Iraq's top Shi'ite Muslim cleric has expressed concern about the
security pact approved earlier this week allowing U.S. troops to remain
in the country for three more years.
A senior aide to Grand
Ayatollah Ali al-Sistani said Saturday that the influential cleric
fears the deal will not guarantee Iraq's sovereignty. He also said he
feels there is no national consensus on it.
The aide said
Ayatollah al-Sistani supports holding a referendum on the pact, which
lawmakers agreed to do in order to get the approval of the main Sunni
The reclusive cleric does not often get directly
involved in politics, but his views carry immense weight in Iraq's
large Shi'ite community.
Iraqi lawmakers signed the security
pact with the United States earlier this week. It was approved by the
main Sunni, Shi'ite and Kurdish factions, but opposed by lawmakers
loyal to opposition cleric Moqtada al-Sadr.
The deal is expected
to be approved by Iraq's three-member presidential council. The
agreement would replace the U.N. mandate for the U.S. military presence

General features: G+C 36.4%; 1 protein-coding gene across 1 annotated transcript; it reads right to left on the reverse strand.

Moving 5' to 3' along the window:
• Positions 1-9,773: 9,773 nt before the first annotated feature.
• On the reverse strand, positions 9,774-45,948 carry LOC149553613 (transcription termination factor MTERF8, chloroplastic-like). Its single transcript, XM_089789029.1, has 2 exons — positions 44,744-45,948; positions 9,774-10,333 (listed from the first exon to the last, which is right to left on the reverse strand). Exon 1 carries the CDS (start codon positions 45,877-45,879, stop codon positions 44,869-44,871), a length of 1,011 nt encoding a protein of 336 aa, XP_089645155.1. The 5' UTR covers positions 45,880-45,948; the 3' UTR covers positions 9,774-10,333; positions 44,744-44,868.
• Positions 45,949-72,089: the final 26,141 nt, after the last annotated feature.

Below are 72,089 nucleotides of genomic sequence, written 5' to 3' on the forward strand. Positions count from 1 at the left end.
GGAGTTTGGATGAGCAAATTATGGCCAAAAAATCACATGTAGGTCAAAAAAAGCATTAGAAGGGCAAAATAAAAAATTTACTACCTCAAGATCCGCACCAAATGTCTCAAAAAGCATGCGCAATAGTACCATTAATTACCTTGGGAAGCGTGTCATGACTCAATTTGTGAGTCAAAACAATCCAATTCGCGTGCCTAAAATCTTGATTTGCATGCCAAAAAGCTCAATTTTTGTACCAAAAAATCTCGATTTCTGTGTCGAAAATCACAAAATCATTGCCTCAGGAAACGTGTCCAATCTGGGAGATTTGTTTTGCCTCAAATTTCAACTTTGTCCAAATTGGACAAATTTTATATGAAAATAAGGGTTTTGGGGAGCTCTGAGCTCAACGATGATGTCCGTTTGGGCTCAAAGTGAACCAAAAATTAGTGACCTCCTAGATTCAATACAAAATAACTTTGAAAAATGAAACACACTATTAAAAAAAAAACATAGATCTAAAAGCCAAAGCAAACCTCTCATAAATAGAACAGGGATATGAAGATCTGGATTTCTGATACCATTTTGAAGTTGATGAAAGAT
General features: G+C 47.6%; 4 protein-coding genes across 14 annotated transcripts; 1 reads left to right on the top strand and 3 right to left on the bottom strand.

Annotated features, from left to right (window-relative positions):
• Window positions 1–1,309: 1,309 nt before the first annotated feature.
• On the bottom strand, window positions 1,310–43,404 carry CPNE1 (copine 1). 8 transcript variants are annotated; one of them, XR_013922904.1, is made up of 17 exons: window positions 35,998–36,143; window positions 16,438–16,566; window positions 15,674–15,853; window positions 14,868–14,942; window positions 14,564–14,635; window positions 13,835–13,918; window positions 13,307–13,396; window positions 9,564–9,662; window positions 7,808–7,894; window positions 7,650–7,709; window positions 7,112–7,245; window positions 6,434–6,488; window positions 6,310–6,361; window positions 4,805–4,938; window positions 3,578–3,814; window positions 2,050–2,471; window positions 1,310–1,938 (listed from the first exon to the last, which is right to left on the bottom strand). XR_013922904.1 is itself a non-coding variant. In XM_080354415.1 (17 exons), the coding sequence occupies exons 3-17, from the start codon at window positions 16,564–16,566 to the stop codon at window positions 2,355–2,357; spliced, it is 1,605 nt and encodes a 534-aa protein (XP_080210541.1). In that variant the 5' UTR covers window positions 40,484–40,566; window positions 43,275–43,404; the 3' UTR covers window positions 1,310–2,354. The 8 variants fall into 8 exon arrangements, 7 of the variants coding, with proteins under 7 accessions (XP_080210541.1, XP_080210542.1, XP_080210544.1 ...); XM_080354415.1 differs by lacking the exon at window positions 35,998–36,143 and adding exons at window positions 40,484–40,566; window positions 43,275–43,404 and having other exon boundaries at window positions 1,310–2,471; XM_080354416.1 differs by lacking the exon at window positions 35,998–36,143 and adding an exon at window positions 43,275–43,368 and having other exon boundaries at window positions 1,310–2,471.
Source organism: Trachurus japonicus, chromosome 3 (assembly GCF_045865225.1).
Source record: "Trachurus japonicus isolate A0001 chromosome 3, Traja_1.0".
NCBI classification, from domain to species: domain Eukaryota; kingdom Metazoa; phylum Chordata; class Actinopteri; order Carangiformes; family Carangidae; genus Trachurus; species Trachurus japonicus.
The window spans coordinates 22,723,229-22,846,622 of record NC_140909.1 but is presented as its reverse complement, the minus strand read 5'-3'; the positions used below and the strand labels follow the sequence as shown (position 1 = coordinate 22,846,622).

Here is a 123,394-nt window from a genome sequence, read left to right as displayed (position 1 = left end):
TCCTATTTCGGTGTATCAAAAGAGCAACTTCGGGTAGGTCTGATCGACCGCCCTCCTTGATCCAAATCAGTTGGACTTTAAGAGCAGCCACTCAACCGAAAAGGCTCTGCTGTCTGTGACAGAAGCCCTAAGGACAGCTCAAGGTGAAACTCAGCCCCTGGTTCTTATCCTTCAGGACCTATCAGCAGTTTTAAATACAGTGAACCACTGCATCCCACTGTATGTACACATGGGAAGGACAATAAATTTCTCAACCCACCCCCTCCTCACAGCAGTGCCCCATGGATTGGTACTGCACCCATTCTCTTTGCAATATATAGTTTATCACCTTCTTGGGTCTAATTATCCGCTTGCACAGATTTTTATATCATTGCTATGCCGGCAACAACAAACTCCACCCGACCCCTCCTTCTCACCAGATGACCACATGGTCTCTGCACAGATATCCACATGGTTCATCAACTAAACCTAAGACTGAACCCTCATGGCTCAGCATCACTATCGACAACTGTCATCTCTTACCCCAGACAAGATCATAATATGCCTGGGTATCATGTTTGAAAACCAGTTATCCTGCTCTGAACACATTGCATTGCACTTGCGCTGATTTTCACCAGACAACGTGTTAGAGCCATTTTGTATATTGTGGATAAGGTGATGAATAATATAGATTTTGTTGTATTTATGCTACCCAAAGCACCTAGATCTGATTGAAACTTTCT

in Iraq. That mandate expires December 31.
The new security
agreement calls for U.S. forces to withdraw from Iraqi cities by June
30, 2009, as an interim step. It also gives Iraq strict oversight over
some 150,000 U.S. forces in the country.
Earlier Saturday, a
rocket attack near a U.N. compound in Baghdad's heavily fortified Green
Zone killed at least two foreign workers and wounded at least 15 others.
U.N. statement said the two foreigners killed were working for a
catering company. The victims' nationalities were not immediately
The United Nations has had a limited presence in Iraq
since a suicide bomber struck the organization's Baghdad headquarters
five years ago. The blast killed 22 people, including top U.N. envoy
Sergio Viera de Mello.
Some information for this report was provided by AFP, AP and Reuters.